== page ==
11

In this connection it is interesting to note that the relief requested in 1958, namely, transfer to the Fleet Reserve as of the date of plaintiff's original dismissal on May 31, 1945, was not the same as the relief originally recommended by the Board but declined by the Secretary, which was reenlistment in the Navy as of a later date with immediate transfer to the Fleet Reserve. Unquestionably, the Secretary has general powers to supervise naval affairs. A recommendation by the Secretary that plaintiff be permitted to reenlist would not have required any further correction of naval records. Had plaintiff been permitted to reenlist and then transfer to the reserve any right to pay accruing as a result would have arisen out of a current or present record rather than from a record corrected in accordance with the original section 207 of the Act. Consequently, we do not see that the 1951 enlargement of the Act, if such there was, conferred jurisdiction on the Board or the Secretary to accomplish anything that could not have been accomplished originally had the Secretary decided to approve the Board's recommendation that plaintiff be reenlisted.

12

Furthermore, the additional extension of executive clemency inherent in the change in character of plaintiff's separation is distinct from any Board recommendation that plaintiff be allowed to reenlist and it does not necessarily follow that the Board believed that the reenlistment had to be accomplished before an injustice could be completely expunged from plaintiff's records.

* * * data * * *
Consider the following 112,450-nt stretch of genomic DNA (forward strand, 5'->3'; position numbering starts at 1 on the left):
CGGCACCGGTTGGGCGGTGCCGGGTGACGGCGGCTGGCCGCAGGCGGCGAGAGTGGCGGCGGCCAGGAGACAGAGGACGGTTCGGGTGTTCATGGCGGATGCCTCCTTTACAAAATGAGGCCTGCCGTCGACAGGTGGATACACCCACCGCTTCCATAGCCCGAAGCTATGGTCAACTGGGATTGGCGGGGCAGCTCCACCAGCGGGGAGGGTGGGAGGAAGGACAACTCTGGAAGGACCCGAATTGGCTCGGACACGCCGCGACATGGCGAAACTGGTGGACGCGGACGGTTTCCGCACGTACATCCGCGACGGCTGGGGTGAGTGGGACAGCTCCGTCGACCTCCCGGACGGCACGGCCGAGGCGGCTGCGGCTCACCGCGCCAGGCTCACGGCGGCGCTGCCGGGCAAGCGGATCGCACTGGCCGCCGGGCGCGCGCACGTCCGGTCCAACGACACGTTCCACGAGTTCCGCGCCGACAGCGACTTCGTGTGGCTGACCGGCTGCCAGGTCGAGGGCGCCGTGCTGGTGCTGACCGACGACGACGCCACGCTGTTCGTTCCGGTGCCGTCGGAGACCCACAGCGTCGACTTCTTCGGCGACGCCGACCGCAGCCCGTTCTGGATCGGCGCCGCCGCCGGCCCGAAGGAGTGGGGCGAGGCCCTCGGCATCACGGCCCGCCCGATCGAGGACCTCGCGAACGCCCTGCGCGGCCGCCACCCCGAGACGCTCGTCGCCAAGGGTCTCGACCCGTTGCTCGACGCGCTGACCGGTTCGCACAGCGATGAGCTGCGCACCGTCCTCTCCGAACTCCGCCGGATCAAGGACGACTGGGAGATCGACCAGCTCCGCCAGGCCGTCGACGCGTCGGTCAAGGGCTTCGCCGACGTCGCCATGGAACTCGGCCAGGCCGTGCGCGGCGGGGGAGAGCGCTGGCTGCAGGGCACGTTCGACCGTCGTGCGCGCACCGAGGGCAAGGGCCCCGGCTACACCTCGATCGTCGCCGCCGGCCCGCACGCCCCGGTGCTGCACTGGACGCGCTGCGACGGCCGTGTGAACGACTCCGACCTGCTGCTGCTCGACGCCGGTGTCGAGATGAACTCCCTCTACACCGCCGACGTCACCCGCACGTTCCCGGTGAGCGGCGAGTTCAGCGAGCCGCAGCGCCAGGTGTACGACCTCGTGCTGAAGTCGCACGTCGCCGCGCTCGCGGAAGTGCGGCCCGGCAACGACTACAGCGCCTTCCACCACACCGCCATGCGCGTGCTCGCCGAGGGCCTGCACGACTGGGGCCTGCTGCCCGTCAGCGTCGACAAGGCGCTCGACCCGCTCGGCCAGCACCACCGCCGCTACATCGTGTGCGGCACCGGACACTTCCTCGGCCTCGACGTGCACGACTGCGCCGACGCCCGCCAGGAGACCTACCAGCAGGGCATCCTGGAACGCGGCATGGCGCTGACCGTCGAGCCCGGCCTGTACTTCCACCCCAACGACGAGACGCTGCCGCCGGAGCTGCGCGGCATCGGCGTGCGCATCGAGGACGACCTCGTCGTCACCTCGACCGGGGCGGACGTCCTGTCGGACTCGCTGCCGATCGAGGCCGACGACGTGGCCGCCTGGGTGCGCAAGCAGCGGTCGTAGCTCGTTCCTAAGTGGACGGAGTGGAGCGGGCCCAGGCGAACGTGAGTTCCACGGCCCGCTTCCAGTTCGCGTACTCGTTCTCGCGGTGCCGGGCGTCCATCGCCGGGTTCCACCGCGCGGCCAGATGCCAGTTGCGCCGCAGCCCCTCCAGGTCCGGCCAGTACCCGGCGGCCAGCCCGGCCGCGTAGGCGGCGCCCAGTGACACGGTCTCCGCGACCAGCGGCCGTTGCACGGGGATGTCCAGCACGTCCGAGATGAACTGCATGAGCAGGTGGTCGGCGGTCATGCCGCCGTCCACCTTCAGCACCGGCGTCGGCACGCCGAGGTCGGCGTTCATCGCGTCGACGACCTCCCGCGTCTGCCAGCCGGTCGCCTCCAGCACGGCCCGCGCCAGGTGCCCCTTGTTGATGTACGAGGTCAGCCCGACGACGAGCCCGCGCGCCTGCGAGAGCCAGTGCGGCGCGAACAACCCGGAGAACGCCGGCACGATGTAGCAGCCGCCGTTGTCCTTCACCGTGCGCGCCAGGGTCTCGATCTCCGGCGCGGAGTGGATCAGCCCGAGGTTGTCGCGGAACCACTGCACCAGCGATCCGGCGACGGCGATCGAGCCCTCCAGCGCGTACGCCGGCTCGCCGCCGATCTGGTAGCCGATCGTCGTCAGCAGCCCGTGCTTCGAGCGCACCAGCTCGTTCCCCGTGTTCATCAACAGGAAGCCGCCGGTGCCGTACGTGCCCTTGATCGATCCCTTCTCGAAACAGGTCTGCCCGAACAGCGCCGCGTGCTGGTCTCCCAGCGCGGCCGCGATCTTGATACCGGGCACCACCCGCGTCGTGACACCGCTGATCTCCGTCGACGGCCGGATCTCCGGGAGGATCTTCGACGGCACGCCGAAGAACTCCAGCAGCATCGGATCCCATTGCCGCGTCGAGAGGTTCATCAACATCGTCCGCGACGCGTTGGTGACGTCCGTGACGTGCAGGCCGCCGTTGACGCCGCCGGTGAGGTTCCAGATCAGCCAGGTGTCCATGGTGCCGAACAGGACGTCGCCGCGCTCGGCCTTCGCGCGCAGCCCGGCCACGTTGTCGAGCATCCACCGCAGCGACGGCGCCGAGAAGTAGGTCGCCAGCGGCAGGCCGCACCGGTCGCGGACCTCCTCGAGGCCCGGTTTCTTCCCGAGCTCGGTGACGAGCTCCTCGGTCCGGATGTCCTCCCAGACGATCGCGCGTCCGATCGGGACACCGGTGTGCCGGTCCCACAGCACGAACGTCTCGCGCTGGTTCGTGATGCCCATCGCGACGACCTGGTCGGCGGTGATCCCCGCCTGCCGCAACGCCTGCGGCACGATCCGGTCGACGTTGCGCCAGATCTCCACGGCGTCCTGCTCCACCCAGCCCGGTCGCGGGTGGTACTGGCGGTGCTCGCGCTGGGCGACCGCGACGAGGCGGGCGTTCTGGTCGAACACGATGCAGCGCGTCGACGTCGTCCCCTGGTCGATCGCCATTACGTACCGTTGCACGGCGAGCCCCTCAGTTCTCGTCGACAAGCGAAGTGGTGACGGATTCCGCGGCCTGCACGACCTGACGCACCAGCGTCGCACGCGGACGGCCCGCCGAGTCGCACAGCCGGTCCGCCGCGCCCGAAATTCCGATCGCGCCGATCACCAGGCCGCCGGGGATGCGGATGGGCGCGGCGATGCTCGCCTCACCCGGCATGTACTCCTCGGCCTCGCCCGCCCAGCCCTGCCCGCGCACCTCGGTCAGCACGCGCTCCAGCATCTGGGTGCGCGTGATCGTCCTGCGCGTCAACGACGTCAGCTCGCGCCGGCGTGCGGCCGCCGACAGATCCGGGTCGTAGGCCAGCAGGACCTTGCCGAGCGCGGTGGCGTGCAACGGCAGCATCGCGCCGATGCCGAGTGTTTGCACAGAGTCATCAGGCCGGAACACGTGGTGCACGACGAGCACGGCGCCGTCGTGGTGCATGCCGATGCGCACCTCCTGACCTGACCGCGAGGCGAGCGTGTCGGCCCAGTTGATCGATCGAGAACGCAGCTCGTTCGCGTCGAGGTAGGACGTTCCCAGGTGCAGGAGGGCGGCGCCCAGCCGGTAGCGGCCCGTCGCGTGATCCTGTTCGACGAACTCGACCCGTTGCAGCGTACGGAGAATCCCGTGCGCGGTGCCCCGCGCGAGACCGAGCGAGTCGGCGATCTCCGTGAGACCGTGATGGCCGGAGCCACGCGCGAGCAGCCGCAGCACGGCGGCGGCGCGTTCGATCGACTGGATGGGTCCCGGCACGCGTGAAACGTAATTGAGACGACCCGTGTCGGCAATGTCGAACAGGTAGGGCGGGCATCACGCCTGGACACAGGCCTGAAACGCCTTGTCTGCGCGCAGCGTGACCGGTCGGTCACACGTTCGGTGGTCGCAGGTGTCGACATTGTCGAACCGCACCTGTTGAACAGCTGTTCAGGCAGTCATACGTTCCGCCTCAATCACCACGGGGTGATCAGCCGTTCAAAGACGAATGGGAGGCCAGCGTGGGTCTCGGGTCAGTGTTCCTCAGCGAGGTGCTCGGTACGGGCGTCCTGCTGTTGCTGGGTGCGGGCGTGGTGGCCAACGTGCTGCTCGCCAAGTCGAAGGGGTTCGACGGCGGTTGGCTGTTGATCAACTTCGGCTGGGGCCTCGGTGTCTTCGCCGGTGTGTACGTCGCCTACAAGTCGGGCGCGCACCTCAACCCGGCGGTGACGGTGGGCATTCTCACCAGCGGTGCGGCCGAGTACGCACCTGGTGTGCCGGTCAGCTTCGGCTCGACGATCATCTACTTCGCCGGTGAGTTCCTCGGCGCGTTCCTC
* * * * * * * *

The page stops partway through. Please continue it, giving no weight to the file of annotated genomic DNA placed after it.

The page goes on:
13

A review of the two cases principally relied on by the plaintiff reveals significant differences between them and the instant case. In the Boruski case, supra, the plaintiff made application under section 12 of the Act of May 5, 1950, 64 Stat. 107,147, 50 U.S.C.A. § 740, to have the Judge Advocate General review a court-martial conviction and sentence to dismissal. He did so and found that the evidence would not legally support a finding of guilty and that an injustice had been done the plaintiff in that case through his conviction and sentencing. He ordered the substitution of an honorable discharge effective as of the same date as the original dismissal. This court held, however, that the effective date of the discharge was the date on which the Judge Advocate General took his action vacating the court-martial sentence, and, accordingly, accrued pay and allowances were awarded. In this case, the action of the Board and the Secretary in re-characterizing plaintiff's separation was not a part of the judicial process as was the vacation of sentence for Boruski; rather it was, as we have already noted, the exercise of additional clemency. The Board did not determine that plaintiff should not have been tried and convicted. Because of both the underlying facts and the statutory procedures involved, the Boruski case cannot afford the present plaintiff any comfort.

14

The same must be said of the Egan case, supra, in which the petitioner had been separated honorably for medical reasons through mistaken identity. The Correction Board cancelled the discharge calling it "illegal and void." The present plaintiff's dismissal was not illegal or void and no such contention has been, or could be, made. To repeat, the Secretary's action, on recommendation of the Board, was in the nature of clemency. It was not required that plaintiff be reenlisted in order to either correct an error or remove an injustice.

15

We conclude, therefore, that neither the Board nor the Secretary acted arbitrarily in the premises regardless of the plaintiff's claim that new and broader powers had been conferred on them by the 1951 amendment to the Legislative Reorganization Act of 1946. Consequently, the plaintiff's petition will be dismissed.

16

It is so ordered.

17

JONES, Chief Judge, and LARAMORE, MADDEN and WHITAKER, Judges, concur.

Notes:

1

17 Fed.Reg. 10243 (1952); 32 C.F.R. § 723.9